Bladder Cancer Coverage from Every Angle

ASCO 2021: INDUCE-1 Trial of Feladilimab Plus Pembrolizumab in Urothelial Carcinoma

By: Vanessa A. Carter, BS
Posted: Thursday, June 24, 2021

 During the 2021 American Society of Clinical Oncology (ASCO) Annual Meeting, Arjun Vasant Balar, MD, of Perlmutter Cancer Center at NYU Langone Health, New York, and colleagues presented preliminary results from the INDUCE-1 study—the first-in-human trial to evaluate the IgG4 inducible T-cell co-stimulatory receptor agonist feladilimab alone and in combination with pembrolizumab in urothelial carcinoma (Abstract 4519). These researchers reported single-agent activity with feladilimab and “promising clinical activity and manageable safety” when combined with pembrolizumab, although further research is warranted.

This trial enrolled 45 patients with recurrent or metastatic urothelial carcinoma who received no more than six previous systemic therapies. Participants who had previously received PD-1/L1 inhibitors (n = 13) were administered 0.3 or 1 mg/kg of feladilimab alone, and patients who had not received prior anti–PD-1/L1 treatment (n = 32) received 0.3 mg/kg of feladilimab and 200 mg of pembrolizumab; treatment continued up to 35 cycles, disease progression, or unacceptable toxicity.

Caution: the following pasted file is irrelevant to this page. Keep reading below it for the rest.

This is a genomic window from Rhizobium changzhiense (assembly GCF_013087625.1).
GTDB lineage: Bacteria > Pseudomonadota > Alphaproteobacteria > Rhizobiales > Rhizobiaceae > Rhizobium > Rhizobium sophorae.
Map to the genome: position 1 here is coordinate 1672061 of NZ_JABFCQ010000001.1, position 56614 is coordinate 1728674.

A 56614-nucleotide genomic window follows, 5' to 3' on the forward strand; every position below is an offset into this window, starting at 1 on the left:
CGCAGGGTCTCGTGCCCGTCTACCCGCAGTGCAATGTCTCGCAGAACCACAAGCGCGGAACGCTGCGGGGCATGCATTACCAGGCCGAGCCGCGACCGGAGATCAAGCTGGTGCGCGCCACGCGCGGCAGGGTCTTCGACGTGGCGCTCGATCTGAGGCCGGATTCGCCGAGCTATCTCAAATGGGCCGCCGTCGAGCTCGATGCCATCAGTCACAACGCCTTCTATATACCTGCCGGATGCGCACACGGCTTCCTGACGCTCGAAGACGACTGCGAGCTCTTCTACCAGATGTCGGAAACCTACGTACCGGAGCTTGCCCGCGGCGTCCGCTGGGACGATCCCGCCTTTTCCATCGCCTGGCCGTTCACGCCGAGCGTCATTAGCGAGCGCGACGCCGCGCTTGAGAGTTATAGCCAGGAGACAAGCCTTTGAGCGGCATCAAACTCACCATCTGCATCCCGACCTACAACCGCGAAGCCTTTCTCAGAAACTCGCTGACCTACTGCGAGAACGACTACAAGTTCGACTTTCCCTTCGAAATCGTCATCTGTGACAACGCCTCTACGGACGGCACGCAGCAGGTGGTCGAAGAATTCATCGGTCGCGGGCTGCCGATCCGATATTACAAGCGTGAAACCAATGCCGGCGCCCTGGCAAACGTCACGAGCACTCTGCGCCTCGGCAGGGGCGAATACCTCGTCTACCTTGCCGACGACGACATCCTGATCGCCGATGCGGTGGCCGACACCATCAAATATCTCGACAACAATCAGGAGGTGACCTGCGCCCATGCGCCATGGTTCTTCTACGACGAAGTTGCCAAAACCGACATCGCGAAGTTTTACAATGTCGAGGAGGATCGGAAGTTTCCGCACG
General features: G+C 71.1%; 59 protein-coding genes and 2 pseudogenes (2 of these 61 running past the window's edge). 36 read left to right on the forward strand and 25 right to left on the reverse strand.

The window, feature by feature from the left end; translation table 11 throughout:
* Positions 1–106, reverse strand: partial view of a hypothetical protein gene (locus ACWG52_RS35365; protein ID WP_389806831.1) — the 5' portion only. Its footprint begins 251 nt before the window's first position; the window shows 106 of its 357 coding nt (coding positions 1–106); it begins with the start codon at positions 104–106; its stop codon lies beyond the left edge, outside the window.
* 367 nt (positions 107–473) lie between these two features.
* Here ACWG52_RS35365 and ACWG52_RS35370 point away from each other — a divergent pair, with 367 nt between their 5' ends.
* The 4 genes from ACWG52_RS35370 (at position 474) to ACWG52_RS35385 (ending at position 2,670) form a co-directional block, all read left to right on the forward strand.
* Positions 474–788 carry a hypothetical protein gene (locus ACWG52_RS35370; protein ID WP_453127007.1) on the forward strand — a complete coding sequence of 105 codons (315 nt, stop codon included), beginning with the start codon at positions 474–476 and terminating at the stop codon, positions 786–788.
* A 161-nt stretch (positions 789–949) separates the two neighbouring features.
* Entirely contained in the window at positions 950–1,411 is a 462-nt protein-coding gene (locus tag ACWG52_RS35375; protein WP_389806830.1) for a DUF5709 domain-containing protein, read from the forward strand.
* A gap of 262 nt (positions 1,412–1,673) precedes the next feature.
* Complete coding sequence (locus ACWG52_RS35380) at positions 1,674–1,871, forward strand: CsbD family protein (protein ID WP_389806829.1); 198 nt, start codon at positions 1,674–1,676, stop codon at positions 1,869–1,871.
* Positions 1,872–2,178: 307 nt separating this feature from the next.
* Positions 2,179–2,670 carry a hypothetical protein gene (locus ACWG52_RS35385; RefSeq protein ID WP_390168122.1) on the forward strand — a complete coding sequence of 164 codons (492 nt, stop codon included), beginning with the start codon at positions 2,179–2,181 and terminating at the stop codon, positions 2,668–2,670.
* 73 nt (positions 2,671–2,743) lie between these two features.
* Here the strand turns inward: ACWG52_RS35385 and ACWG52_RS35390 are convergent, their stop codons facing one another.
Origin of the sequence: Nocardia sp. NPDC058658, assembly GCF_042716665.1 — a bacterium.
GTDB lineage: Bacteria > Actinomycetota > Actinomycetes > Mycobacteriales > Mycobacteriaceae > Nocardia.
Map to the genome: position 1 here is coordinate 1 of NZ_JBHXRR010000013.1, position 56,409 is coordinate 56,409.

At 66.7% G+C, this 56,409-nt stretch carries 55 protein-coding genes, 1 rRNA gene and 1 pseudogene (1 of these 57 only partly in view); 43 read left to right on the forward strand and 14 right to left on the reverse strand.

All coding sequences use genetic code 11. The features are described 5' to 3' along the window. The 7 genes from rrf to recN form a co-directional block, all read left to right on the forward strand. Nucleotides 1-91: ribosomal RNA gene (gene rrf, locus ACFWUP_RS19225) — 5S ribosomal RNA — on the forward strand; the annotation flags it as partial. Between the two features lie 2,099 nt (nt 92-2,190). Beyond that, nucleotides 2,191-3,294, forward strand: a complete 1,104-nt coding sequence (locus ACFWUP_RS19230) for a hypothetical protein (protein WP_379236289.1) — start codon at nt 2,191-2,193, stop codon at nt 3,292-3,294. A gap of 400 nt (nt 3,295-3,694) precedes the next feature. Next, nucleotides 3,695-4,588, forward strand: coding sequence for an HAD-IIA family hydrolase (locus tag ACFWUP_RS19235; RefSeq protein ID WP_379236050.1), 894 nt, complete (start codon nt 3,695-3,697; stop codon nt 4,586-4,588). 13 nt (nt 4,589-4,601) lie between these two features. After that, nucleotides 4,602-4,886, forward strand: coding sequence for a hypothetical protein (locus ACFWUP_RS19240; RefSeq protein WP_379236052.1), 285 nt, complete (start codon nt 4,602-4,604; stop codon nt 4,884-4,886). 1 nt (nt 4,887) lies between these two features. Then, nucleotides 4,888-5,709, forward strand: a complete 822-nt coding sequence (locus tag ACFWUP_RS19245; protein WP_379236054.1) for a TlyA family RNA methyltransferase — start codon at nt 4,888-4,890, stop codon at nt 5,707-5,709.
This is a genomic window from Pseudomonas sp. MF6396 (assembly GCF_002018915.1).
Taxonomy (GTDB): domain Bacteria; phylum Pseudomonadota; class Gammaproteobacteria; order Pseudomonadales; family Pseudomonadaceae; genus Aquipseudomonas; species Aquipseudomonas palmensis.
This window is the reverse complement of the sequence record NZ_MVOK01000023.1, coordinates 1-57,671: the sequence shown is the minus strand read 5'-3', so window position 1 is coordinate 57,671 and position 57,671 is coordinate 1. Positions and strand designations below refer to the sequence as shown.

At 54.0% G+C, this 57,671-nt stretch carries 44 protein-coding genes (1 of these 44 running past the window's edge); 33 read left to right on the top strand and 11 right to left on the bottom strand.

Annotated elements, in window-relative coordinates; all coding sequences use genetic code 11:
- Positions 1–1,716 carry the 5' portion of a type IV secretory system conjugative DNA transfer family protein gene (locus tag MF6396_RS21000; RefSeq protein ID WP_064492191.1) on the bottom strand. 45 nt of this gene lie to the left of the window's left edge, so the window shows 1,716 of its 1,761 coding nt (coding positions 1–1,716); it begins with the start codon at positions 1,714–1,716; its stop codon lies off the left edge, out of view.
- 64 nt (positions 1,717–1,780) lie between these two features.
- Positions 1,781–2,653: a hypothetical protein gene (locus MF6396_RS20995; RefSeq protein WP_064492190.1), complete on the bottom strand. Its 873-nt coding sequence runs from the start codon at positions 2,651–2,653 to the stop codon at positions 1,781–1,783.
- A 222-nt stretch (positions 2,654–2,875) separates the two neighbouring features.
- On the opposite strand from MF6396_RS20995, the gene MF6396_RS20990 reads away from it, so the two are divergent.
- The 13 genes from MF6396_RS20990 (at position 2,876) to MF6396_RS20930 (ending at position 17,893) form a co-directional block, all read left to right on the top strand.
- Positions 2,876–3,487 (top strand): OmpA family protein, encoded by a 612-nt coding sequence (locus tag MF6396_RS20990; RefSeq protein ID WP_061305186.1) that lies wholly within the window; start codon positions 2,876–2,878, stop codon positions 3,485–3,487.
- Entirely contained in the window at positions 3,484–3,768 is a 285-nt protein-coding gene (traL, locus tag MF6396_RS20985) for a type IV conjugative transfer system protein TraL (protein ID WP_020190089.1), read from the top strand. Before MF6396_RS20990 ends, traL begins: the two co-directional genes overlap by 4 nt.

In the monotherapy arm, the median age of patients was 69, and 85% received at least two lines of prior therapy in the metastatic setting. The median duration of follow-up was 10.6 months, and the duration of response was 6.1 months. In this cohort, the overall response rate, disease control rate, and median overall survival were 8%, 23%, and 14.5 months, respectively; at 6 months, 74% of patients were still alive.

In the combination- therapy arm, the median age was 70, and 72% received at least one line of previous therapy. The median duration of follow-up was 9.6 months, and the duration of response was 8.3 months. Overall, the disease control rate, overall response rate, and median overall survival were 63%, 22%, and 10.7 months, respectively; 64% of patients were alive at 6 months. Additionally, grade 3 or greater treatment-related adverse events affected 9% of patients given the combination therapy and 0% of those given monotherapy.

Disclosure: For full disclosures of the study authors, visit

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